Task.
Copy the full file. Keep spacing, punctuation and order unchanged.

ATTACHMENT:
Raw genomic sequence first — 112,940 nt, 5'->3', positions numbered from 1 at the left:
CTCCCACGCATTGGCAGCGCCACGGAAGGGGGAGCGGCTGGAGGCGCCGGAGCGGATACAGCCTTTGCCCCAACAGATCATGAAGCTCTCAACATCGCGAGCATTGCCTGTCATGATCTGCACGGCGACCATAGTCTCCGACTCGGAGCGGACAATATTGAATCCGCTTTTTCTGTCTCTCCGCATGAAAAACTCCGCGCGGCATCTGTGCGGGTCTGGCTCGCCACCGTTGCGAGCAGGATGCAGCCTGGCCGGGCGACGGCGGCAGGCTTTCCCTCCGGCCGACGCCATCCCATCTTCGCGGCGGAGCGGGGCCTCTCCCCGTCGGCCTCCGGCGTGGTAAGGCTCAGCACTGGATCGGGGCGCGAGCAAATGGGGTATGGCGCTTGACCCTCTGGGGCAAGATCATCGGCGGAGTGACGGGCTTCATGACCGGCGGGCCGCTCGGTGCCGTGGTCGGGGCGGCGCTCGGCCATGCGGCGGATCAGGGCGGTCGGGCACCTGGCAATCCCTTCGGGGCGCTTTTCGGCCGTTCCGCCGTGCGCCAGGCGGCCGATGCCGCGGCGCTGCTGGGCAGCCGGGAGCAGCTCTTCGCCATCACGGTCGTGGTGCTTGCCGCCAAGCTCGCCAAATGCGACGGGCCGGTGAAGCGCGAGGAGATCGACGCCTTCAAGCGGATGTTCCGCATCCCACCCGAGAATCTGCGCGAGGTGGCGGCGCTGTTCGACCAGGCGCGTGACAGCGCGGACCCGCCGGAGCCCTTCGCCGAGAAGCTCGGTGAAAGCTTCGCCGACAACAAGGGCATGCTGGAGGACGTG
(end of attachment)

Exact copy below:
Raw genomic sequence first — 112,940 nt, 5'->3', positions numbered from 1 at the left:
CTCCCACGCATTGGCAGCGCCACGGAAGGGGGAGCGGCTGGAGGCGCCGGAGCGGATACAGCCTTTGCCCCAACAGATCATGAAGCTCTCAACATCGCGAGCATTGCCTGTCATGATCTGCACGGCGACCATAGTCTCCGACTCGGAGCGGACAATATTGAATCCGCTTTTTCTGTCTCTCCGCATGAAAAACTCCGCGCGGCATCTGTGCGGGTCTGGCTCGCCACCGTTGCGAGCAGGATGCAGCCTGGCCGGGCGACGGCGGCAGGCTTTCCCTCCGGCCGACGCCATCCCATCTTCGCGGCGGAGCGGGGCCTCTCCCCGTCGGCCTCCGGCGTGGTAAGGCTCAGCACTGGATCGGGGCGCGAGCAAATGGGGTATGGCGCTTGACCCTCTGGGGCAAGATCATCGGCGGAGTGACGGGCTTCATGACCGGCGGGCCGCTCGGTGCCGTGGTCGGGGCGGCGCTCGGCCATGCGGCGGATCAGGGCGGTCGGGCACCTGGCAATCCCTTCGGGGCGCTTTTCGGCCGTTCCGCCGTGCGCCAGGCGGCCGATGCCGCGGCGCTGCTGGGCAGCCGGGAGCAGCTCTTCGCCATCACGGTCGTGGTGCTTGCCGCCAAGCTCGCCAAATGCGACGGGCCGGTGAAGCGCGAGGAGATCGACGCCTTCAAGCGGATGTTCCGCATCCCACCCGAGAATCTGCGCGAGGTGGCGGCGCTGTTCGACCAGGCGCGTGACAGCGCGGACCCGCCGGAGCCCTTCGCCGAGAAGCTCGGTGAAAGCTTCGCCGACAACAAGGGCATGCTGGAGGACGTG